The lake, known to Kosovars as the “Ujman” and to Serbians as the “Gazivoda,” is the subject of dispute between the two countries, with around 80 percent of its waters located in Kosovo and 20 percent in Serbia. A banner appeared over the lake on Thursday, however, reading “Lake Trump.”
The Gazeta Express has learned that both Kosovo Prime Minister Avdullah Hoti and Serbian President Aleksandar Vucic have expressed their willingness to accept the name moving forward.
“What to call the lake that is in Kosovo and Serbia has been a serious sticking point despite the U.S. forged compromise to launch a feasibility study to create jobs and more energy for the region….so both sides have agreed to a new name: Lake Trump,” former acting Director of National Intelligence (DNI) Richard Grenell wrote on Twitter.
What to call the lake that is in Kosovo and Serbia has been a serious sticking point despite the U.S. forged compromise to launch a feasibility study to create jobs and more energy for the region….so both sides have agreed to a new name: Lake Trump. https://t.co/AgeDNZ4aBd
— Richard Grenell (@RichardGrenell) September 24, 2020
Kosovar PM Hoti confirmed on Thursday that the initiative is real, Grenell did indeed bring it up, and that it was not uncommon for Kosovo to make such moves.
“As a sing of honor for their decisive role for the freedom, independence, and recognition of Kosovo’s statehood all over the world, we have named our best boulevards after names of the most distinguished U.S. personalities,” Hoti wrote on Facebook, “such as: President Clinton, George Bush, Senator Bob Dole, Secretary Madeleine Albright, and others.”
“It is our tradition and culture to honor the friend! This is a noble tradition of our ancestors that we will always honor,” he asserted.
The Serbian pro-government newspaper Informer also published images and video of the lake with “Lake Trump” signs on it and a large banner over a bridge reading, “President Trump, Kosovo Serbs thank you for bringing peace.”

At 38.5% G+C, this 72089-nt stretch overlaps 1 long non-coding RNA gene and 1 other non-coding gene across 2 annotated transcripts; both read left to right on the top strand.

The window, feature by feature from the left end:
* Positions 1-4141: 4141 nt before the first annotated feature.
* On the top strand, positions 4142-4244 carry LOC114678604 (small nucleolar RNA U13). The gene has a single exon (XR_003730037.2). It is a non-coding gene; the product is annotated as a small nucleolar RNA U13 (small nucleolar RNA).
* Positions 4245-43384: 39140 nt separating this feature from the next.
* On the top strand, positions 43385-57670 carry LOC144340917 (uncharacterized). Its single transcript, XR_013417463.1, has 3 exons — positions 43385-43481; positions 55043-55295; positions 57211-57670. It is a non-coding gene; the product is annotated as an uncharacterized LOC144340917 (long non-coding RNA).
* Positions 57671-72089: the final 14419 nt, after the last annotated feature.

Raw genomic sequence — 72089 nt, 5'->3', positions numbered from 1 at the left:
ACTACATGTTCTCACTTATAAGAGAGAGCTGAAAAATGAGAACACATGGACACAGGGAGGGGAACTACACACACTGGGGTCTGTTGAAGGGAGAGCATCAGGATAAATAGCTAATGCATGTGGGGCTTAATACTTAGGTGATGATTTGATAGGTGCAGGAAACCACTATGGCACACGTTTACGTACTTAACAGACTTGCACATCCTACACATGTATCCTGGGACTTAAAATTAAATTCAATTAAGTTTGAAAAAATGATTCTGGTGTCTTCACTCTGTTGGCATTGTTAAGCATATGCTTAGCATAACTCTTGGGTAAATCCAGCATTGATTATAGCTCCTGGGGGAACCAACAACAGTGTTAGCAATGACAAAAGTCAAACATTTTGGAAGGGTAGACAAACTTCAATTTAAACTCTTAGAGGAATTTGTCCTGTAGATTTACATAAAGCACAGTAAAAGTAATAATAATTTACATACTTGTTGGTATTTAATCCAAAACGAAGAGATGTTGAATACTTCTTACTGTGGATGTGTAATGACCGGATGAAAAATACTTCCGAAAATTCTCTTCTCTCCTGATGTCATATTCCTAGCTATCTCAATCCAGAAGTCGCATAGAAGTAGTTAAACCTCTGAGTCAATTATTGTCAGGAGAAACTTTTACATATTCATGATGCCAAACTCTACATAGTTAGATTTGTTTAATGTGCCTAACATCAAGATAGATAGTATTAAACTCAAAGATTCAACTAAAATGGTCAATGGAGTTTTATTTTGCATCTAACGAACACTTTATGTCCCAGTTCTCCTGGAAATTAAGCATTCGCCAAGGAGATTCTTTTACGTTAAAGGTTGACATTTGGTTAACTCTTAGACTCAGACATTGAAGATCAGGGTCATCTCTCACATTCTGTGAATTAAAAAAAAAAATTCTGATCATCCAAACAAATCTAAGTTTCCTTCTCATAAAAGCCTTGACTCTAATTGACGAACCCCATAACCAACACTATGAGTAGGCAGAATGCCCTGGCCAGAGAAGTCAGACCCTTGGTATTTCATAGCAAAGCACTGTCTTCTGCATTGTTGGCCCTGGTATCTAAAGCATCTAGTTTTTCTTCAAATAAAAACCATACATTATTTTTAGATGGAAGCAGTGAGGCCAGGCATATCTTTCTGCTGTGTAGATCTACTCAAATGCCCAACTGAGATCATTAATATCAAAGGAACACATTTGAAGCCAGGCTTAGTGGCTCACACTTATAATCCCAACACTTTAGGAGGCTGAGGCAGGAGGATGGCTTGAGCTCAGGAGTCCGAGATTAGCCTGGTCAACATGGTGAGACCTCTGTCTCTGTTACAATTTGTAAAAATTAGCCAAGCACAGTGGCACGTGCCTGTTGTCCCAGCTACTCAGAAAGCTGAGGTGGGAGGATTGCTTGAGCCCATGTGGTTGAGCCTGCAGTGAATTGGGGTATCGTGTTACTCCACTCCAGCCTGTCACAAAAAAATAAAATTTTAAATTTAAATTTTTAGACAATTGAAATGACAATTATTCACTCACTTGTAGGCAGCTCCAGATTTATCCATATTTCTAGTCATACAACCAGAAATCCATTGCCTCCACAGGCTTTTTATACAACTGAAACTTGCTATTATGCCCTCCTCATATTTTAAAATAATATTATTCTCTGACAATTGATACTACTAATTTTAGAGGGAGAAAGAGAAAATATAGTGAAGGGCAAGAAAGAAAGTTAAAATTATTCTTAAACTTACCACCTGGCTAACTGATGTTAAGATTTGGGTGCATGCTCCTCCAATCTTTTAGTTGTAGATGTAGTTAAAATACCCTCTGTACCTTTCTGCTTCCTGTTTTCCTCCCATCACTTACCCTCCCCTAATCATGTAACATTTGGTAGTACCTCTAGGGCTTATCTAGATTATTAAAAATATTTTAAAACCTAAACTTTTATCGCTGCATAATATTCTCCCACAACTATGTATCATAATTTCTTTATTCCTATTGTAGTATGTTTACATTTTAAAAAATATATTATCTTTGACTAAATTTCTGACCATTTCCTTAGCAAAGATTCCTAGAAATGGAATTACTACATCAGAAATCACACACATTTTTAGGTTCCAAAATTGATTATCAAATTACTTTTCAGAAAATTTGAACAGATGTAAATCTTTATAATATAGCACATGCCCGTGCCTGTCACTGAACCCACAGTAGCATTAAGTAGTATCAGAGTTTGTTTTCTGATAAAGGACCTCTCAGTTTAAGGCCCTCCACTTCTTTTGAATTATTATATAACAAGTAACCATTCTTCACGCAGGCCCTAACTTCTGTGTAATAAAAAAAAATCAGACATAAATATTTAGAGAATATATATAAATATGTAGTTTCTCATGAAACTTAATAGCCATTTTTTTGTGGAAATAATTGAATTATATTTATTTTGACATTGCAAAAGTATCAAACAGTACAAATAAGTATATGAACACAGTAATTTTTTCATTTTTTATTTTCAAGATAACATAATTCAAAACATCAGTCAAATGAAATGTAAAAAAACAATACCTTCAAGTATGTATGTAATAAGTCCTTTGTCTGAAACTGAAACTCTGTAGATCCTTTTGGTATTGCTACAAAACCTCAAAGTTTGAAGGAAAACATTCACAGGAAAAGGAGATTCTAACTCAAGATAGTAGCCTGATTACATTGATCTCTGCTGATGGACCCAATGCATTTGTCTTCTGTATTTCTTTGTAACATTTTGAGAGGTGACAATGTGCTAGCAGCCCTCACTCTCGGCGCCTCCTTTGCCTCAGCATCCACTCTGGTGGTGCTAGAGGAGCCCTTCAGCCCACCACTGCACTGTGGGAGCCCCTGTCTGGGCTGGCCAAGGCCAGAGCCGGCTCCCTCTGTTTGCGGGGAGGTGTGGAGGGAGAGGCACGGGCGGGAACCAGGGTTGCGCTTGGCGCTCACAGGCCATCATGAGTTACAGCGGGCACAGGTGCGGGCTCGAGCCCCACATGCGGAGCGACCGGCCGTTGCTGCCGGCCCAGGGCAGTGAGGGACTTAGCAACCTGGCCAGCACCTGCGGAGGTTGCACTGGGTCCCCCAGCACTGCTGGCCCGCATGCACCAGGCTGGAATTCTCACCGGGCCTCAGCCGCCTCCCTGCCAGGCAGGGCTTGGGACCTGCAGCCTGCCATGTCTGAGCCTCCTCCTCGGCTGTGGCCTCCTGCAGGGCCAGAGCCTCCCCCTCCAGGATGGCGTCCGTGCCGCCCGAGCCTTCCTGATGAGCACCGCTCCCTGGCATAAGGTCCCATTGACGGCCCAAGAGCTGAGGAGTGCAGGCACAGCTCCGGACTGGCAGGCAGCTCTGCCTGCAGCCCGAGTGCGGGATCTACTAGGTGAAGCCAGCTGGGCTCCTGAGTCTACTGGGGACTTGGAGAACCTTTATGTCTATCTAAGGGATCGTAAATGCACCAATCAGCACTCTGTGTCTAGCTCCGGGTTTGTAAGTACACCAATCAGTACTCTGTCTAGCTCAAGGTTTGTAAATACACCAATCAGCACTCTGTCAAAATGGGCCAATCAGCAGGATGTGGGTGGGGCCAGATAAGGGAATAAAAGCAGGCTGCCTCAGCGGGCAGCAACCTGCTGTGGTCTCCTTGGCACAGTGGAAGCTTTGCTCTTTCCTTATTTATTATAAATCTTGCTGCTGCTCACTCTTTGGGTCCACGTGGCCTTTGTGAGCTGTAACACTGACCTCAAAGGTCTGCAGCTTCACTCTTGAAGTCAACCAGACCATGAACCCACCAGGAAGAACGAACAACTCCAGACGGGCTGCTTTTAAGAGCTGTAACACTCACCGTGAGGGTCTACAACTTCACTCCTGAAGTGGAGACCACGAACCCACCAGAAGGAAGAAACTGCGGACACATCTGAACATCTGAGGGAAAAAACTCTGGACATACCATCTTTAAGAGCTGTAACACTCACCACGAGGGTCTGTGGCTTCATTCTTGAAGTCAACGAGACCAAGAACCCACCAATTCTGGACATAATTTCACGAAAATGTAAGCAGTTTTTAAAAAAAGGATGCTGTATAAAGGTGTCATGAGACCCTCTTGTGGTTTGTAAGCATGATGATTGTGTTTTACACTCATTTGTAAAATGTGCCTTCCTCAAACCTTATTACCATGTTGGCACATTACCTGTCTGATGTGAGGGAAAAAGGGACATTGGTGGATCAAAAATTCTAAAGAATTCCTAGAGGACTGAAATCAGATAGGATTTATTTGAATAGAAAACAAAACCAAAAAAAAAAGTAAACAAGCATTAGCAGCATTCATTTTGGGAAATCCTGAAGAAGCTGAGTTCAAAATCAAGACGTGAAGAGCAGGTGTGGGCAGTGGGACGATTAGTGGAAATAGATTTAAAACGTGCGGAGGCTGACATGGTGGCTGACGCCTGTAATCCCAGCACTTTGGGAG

Arguments over the artificial lake, constructed decades ago by the Iber Lepenci company when Kosovo formed part of Yugoslavia, began following the end of the Kosovo War in 1999. Although part of the lake is located in Serbian territory, Kosovo claims ownership over the entire territory, leading to disputes over whom can exploit its resources.
However, negotiations appear to have made a breakthrough after Kosovan officials reached an agreement with the U.S. State Department to conduct a feasibility study on how to fairly and effectively share the lake’s resources.
It is not the first time that a foreign power has named landmarks after the current American president. While he currently boasts a Donald J. Trump Boulevard in Albania, the government of Israel has renamed multiple sites after him, mainly in recognition of his support for Israeli sovereignty and his decision to relocate the U.S. Embassy from Tel Aviv to Jerusalem.
Among the Israeli locations renamed after Trump include Donald Trump Squares in Jerusalem and Petah Tikva, as well as naming a community in the Golan Heights territory the “Trump Heights.” Authorities are also currently planning to name a proposed train station in Jerusalem the Trump Station.